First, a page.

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FIFA 21 Review — All the Fixins', No Main Dish

FIFA 21 continues the recent trend of mediocre gameplay being held up by shiny features, new modes, and an overreliance on the Ultimate Team cash cow.

6.5

Review

FIFA 21

Developer

EA Sports

Publisher

EA

Reviewed On
Also On

PS4
Switch, PC, Xbox One

Genres

Sports

MSRP

$59.99

Review copy provided by the publisher

By Ricky Frech

October 6, 2020

Where to start with FIFA 21? Last year I gave the game a 7.5 and then a few months later wanted to drop that grade by three or four points. This was largely because of various title updates EA made to the game really screwed up the gameplay and changes to Ultimate Team in the middle of the year made it even less user friendly. My early time with the game has me worried they’ll do the exact same thing with gameplay this year, but I can only judge what they’ve put in front of me.

That’s the problem with a live game. FIFA 21 will never be static. It will change all the time. Regardless of the mode you play, the FIFA I’m playing today will likely change dramatically over the next few months. That makes it incredibly difficult to review, but I think I can say with some confidence that FIFA 21 is a decent enough game.

Let’s start with gameplay. That is, after all, the most important factor in whether or not you want to buy this year’s version. Well, I think it’s safe to say that it’s pretty much the same as pre-release FIFA 20 was. Manual defending is important, it’s harder to abuse things like drop-back defense, and, in general, the arcade-style football is kind of fun to play. I guess.

“Everything feels held together by the tiniest and weakest of strings.”

However, everything feels held together by the tiniest and weakest of strings. The ball physics are still atrocious. Not only is the trajectory and speed completely whacko when compared to real-life, but the thing is magnetized to players’ boots. You’ll see a ball careen off of a player, which would make you think it’s a 50/50 ball. It isn’t.

Instead, the FIFA algorithm has already decided who’s getting that ball. Heck, half the time you can’t even switch players, even if one of them is closer than the guy EA has decided you need to be locked onto. It’s madness. You’ll watch your AI player wave at the ball as it passes them by while your opponent just picks it up because the whole thing has been decided beforehand.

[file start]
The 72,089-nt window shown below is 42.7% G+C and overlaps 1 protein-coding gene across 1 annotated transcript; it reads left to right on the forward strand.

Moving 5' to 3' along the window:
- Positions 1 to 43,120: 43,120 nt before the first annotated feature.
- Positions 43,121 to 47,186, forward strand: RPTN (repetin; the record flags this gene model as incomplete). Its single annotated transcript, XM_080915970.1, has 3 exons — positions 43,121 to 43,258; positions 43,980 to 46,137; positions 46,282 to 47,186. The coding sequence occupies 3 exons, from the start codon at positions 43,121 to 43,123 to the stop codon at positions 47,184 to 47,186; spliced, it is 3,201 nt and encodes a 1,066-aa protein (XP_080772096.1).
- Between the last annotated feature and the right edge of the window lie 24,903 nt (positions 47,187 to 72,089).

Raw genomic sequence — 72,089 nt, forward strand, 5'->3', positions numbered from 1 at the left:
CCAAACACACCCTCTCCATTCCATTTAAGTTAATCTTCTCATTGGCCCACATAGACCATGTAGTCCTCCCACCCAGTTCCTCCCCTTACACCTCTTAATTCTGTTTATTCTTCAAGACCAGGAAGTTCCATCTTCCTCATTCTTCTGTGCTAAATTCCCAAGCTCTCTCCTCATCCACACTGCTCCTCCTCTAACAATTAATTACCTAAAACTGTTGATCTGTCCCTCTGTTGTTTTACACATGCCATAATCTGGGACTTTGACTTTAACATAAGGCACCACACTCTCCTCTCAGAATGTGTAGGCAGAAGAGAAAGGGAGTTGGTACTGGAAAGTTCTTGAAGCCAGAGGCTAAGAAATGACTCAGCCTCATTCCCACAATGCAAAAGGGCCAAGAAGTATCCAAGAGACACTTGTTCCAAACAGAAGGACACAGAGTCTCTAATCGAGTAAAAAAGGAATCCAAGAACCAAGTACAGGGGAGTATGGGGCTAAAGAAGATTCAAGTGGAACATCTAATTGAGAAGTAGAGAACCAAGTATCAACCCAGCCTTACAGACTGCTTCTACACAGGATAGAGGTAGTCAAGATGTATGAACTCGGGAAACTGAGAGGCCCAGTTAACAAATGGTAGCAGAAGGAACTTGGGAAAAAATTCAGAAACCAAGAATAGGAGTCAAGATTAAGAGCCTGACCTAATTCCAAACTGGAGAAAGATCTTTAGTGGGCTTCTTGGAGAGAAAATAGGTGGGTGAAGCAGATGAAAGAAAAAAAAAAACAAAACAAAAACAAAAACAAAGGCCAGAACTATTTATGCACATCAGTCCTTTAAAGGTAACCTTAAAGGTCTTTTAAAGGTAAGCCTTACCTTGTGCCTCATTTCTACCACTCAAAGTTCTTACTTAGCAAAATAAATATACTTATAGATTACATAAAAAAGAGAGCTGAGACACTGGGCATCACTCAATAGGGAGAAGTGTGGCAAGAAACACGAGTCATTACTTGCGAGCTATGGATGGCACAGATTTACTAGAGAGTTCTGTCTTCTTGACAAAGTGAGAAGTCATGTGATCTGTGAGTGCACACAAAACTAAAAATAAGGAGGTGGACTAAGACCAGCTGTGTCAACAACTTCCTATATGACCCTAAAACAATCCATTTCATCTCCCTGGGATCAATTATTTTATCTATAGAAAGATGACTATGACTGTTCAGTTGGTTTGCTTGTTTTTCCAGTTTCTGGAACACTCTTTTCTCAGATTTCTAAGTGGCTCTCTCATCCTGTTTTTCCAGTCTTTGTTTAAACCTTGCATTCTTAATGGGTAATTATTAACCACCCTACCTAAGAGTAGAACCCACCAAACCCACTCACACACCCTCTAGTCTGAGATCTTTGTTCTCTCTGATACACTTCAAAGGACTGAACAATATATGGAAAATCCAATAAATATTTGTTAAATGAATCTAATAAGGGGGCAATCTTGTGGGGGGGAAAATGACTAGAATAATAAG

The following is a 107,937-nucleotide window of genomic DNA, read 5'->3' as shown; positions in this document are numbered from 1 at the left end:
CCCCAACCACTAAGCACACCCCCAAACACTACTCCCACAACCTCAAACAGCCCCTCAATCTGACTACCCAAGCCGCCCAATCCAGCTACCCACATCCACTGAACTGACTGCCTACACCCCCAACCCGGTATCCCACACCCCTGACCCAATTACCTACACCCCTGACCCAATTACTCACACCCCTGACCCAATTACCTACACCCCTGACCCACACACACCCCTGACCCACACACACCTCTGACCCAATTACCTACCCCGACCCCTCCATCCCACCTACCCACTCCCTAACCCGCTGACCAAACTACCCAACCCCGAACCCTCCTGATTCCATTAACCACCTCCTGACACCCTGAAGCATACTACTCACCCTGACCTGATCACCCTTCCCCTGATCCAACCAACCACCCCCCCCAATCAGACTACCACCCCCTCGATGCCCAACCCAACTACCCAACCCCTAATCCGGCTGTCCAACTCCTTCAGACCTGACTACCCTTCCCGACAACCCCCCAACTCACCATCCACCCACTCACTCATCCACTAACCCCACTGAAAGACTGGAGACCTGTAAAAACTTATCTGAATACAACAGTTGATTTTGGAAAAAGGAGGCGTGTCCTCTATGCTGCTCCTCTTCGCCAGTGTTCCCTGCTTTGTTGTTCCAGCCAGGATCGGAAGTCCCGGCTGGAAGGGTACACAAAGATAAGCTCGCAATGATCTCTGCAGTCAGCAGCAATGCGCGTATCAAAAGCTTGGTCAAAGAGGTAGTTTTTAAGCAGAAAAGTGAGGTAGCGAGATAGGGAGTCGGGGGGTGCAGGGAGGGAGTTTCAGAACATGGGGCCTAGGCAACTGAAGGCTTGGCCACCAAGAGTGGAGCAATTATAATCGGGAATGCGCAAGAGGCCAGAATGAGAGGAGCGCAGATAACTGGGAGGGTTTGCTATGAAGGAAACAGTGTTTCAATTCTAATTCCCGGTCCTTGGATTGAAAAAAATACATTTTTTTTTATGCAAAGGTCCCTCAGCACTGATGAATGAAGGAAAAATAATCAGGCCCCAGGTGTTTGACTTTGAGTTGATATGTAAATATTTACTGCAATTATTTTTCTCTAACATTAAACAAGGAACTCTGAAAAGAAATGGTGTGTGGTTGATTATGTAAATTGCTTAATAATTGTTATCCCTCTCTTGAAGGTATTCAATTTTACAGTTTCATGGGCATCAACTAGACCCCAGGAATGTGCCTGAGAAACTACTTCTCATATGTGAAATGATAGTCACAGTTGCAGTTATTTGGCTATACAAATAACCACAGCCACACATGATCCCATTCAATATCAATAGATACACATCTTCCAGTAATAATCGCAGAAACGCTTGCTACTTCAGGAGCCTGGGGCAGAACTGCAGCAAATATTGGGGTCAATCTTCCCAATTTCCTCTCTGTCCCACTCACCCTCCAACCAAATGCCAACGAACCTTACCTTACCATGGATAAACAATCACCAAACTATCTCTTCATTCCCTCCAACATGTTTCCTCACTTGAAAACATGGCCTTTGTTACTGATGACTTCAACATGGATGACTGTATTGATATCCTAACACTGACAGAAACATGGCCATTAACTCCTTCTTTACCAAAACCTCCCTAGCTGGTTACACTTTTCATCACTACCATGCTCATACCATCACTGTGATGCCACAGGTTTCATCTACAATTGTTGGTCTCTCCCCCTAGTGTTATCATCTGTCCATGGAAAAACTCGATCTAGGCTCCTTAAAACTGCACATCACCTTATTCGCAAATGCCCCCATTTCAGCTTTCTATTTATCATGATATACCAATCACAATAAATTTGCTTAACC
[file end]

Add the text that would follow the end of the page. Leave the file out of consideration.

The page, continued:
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Speaking of player-switching, it continues to be broken. I don’t what it is about EA games, but between this and Madden it’s like they’ve coded it to always switch you to the wrong player at all times. It’s not as bad as Madden here, but it’s darn close. Expect to give up several goals again this year.

That’s only the tip of the iceberg in terms of legacy issues. The FIFA series is badly in need of a new engine. Frostbite just isn’t cutting it anymore. It’s also worth noting again that we saw a version of FIFA 20 that had great manual defending and then it was patched out almost immediately. So, even the good stuff might not be long for this world.

That said, the team certainly has some neat ideas for improving gameplay. I really love some of the stuff they’ve done with triggering player runs. You have so much more control over where your AI teammates go on offense. Unfortunately, it’s a small drop in the positive bucket in comparison to the sea of negatives.

Outside of gameplay, FIFA 21 is the definition of a mixed bag.

“All told, now is an excellent time to be a career mode player.”

Career mode is probably the mode that got the most love this year. Which is amazing given how long EA has let its old standby lag behind other modes. Some of the changes are, on their own, game-changing, but the total package could still use some tweaking.

For example, one of the bigger additions is the new training programs you can put your players on. These let you tailor their development toward a specific set of attributes. No longer will those high-rated strikers from your youth academy be stuck with a pitiful one-star weak foot. Now, you have so much more control over their growth.

Heck, you can even train players to switch positions now. In my save, I was able to grab Youcef Atal and change him into an absolutely beastly CDM by the end of my first year. He bossed that midfield and has my salivating at the thought of what players like Alphonso Davies and Trent Alexander-Arnold could be once they’re unlocked in the right system.

All of this good does come with a caveat. In overhauling player training, they’ve also changed how you handle weekly training. In the past, you simply had a training regime to run through once a week. Now, you have training days, rest days, and recovery days. Every time a training day comes up, it stops everything. So, if I’m simming through a two-week stretch without a match, the game is constantly stopping me to train. Sure, I can sim the actual training, but it still stops me from quickly getting into the next match. It just makes the whole thing feel a bit too much like busywork.

One area that does feel like a total improvement is the changes they’ve made to transfers. Now you can set transfers to either “strict” or “loose” before you start your save. Under loose, things function pretty much the same as they have in the past. However, with strict settings, teams from your league won’t trade players with you. It forces you to look outside of your league and makes it feel a little more true to life.